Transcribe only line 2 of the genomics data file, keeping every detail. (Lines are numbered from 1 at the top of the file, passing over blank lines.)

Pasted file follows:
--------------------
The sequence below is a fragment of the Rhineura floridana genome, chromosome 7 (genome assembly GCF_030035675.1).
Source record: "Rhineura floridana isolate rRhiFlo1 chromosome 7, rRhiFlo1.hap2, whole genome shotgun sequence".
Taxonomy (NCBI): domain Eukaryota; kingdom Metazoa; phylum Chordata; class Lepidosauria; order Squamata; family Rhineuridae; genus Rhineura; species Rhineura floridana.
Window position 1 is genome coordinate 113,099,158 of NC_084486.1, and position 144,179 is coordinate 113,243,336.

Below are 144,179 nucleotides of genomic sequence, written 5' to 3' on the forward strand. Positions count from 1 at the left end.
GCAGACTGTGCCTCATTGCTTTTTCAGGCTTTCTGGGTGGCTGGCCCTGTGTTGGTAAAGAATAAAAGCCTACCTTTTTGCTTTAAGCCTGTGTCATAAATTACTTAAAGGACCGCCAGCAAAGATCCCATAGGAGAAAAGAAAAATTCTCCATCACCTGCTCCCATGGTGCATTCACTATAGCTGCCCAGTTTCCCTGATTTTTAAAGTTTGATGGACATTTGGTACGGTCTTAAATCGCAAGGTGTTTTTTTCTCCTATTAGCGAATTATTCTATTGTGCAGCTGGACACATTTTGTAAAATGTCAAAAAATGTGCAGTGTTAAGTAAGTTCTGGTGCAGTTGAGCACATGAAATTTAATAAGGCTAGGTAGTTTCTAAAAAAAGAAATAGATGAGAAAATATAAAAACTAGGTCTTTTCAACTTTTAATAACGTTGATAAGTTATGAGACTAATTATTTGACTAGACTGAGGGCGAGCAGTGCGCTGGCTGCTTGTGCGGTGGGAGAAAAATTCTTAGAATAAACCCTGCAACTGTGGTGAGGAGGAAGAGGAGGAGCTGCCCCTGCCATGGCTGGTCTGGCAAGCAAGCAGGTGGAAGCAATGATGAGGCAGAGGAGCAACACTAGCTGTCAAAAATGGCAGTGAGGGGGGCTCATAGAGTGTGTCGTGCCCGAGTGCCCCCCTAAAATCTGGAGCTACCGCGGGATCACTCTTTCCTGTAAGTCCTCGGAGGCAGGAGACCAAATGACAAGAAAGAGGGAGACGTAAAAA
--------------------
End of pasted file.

Source record: "Rhineura floridana isolate rRhiFlo1 chromosome 7, rRhiFlo1.hap2, whole genome shotgun sequence".